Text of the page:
'(2) Quantity premiums. In addition to the ceiling prices determined in accordance with subparagraph (1), of this paragraph, the quantity premiums set forth in Table B may be charged if the seller, within a period of three consecutive calendar days (excluding Saturdays, Sundays, and legal holidays) delivers from one or more shipping points the specified quantity of material (i) to a public carrier for transportation to the buyer's receiving point, (ii) to the buyer at his receiving point in a conveyance owned or controlled by the seller, or (iii) upon a conveyance owned or controlled by the buyer. The amount of material delivered during any calendar day may be counted only once in determining whether a quantity premium may be charged.
'Whether a delivery or series of deliveries qualifies for a quantity premium shall be established on the basis of the actual weight of brass mill scrap determined at the buyer's receiving point. The weight of containers, dunnage, or other tare may not be included in determining whether a quantity premium may be charged.
Premium per pound
Quantity: of scrap (cent)
20,000 to 40,000 pounds 1/2
40,000 pounds or more 1."
In this case, there is no claim that the defendant violated the established ceiling prices specified in Section 4(1), but, rather, that it violated Section 4(2) of the Regulation because it charged a quantity premium of 1 cents per pound on all sales of brass mill scrap under circumstances which did not entitle the defendant to charge the quantity premium.
During the past 105 years the defendant has been and still is engaged in the business of manufacturing and selling metal products, particularly eyelets, rivets, grommets and fasteners. Its place of business is in the Eastern District of New York. It pruchases virgin metal from several mills, including Volco Brass and Copper Company, of Kenilworth, New Jersey, and Waterbury Rolling Mills, Inc., of Waterbury, Connecticut. Its purchases of such metals, in 1952, aggregated approximately $ 1,000,000 and its gross sales during that year were in excess of $ 6,000,000. The two supplying mills above named sold and delivered virgin brass to the defendant, which they delivered to the defendant's place of business in large, heavy-duty, open boxes which are described in the trade as 'skids' and are the property of the supplying mills. After the virgin metal was removed from these boxes at the defendant's place of business, the boxes remained there until the defendant had filled them with residual scrap which results from the defendant's manufacture of metal products. The defendant accumulated brass mill scrap at the rate of approximately 10,000 pounds per day. It baled this scrap into briquets, each of which it weighed, tagged and placed into one of the boxes owned by one of the supplying mills. At some time thereafter it sold quantities of this scrap, so stored, to its supplying mills -- including Volco and Waterbury. The defendant is not a dealer in scrap metal. It does not acquire scrap metal for purposes of resale as waste, scrap or salvage. Rather, it sells its own scrap metal, which is a by-product of its manufacturing process, to one or more of the mills from which it has purchased the virgin metal.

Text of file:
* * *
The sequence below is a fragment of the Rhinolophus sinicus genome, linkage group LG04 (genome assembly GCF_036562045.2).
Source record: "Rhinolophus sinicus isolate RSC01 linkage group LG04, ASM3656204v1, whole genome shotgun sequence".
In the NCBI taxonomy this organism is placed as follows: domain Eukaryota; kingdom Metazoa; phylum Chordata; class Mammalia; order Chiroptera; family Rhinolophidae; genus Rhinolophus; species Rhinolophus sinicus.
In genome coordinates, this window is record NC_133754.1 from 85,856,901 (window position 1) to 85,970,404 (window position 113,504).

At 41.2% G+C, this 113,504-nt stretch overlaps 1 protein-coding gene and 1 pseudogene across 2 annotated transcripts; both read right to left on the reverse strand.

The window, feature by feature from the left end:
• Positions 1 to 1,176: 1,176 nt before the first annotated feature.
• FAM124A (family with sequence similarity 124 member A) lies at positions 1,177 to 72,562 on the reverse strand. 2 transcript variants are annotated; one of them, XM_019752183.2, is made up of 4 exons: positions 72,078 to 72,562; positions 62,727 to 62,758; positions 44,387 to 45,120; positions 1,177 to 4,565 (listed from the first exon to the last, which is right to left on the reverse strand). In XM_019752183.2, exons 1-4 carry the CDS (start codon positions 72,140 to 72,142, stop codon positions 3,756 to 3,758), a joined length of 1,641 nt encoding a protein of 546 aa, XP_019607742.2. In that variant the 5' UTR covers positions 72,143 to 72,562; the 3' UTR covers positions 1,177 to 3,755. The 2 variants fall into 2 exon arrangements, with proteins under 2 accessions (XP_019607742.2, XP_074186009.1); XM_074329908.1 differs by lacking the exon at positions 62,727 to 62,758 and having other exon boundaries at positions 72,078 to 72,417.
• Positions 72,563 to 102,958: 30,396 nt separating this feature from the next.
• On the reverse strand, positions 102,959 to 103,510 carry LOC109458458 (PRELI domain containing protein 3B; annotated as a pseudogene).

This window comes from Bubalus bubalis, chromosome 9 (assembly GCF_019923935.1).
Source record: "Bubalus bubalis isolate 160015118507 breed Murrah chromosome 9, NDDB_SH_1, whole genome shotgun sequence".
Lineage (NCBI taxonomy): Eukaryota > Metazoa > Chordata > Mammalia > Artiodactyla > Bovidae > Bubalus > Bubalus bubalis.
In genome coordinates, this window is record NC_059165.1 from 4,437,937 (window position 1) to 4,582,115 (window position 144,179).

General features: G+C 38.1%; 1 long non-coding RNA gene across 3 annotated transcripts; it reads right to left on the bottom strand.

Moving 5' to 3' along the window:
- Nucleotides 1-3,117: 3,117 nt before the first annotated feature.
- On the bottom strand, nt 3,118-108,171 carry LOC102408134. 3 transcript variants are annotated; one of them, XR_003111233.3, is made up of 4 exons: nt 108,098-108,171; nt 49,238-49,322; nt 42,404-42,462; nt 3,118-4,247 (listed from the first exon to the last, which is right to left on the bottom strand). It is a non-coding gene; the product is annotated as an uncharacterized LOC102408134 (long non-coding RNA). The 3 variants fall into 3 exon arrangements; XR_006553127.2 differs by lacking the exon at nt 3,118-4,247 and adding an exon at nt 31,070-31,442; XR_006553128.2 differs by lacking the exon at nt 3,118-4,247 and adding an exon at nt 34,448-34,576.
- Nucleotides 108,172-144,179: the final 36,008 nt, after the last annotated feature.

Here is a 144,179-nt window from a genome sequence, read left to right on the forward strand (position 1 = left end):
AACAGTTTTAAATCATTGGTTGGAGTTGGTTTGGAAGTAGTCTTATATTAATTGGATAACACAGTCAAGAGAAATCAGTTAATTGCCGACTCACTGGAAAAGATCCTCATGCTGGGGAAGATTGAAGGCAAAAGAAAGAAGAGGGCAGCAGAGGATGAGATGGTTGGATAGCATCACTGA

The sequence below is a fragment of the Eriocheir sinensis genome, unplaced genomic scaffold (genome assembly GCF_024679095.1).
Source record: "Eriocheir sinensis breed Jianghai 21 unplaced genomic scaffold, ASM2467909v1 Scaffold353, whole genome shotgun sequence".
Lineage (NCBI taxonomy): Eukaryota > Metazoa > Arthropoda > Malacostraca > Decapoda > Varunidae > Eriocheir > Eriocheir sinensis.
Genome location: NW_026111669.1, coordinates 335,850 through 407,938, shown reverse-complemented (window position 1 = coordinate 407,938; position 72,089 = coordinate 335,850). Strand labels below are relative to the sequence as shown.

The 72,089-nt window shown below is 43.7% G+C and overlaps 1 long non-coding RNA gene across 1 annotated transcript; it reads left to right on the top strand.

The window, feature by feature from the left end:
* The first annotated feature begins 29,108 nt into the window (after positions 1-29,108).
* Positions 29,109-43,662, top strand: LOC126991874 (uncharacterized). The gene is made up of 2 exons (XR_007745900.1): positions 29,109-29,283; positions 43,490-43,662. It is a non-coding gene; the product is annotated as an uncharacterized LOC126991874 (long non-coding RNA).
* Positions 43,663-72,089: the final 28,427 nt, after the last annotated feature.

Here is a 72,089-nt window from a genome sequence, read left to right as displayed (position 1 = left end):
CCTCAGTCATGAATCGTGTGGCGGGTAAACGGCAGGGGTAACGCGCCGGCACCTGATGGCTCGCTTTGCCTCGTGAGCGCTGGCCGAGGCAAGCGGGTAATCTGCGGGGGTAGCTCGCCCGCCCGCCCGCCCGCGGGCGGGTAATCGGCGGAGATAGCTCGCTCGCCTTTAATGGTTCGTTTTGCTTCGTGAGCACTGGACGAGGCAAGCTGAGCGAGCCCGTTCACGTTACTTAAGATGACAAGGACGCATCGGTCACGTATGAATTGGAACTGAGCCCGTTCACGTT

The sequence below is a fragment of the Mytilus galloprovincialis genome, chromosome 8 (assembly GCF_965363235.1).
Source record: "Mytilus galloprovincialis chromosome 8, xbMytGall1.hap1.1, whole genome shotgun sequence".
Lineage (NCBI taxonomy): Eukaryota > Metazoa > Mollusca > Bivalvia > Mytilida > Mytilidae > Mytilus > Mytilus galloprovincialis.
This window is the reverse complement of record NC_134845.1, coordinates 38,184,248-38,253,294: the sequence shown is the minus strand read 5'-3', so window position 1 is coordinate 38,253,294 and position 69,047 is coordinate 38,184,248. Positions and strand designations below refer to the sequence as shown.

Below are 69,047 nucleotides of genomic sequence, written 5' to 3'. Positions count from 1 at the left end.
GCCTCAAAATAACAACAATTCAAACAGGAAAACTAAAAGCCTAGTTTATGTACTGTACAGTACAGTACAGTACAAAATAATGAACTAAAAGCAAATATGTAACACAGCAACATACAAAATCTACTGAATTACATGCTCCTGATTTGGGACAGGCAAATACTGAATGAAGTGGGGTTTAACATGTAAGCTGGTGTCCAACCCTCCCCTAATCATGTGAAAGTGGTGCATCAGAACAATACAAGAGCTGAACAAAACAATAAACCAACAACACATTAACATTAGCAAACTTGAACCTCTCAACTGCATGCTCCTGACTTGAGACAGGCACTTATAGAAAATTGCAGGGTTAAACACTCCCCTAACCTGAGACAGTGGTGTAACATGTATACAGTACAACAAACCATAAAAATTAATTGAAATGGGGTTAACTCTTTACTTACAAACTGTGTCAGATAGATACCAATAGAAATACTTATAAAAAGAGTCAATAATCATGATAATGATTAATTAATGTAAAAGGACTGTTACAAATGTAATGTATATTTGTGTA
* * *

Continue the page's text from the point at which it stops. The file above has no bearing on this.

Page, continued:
Certain sales of brass mill scrap by the defendant to Volco and Waterbury are the subject matter of this action, specifically its sales to Volco between May 22, 1952 and October 15, 1952, and its sales to Waterbury between March 10, 1952 and December 1, 1952. The plaintiff claims that the defendant was not entitled to charge a quantity premium of 1 cents per pound in addition to the basic selling price f.o.b. point of shipment, and that by so doing it violated Ceiling Price Regulation 47 which was issued by the Director of Price Stabilization pursuant to the Defense Production Act of 1950, Executive Order 10161 (15 F.R. 6105) 50 U.S.C.A.Appendix, § 2071 note, and Economic Stabilization Agency General Order No. 2 (16 F.R. 738).
When Regulation 47 was issued the defendant notified Volco and Waterbury that it would be willing to sell scrap to these mills only in 40,000 pound lots; that when the defendant had 40,000 pounds of scrap ready for Volco or Waterbury it would send the appropriate mill its memorandum bill. It was the understanding between the defendant and these two mills that title to scrap in 40,000 pound lots passed to the purchasing mill and ...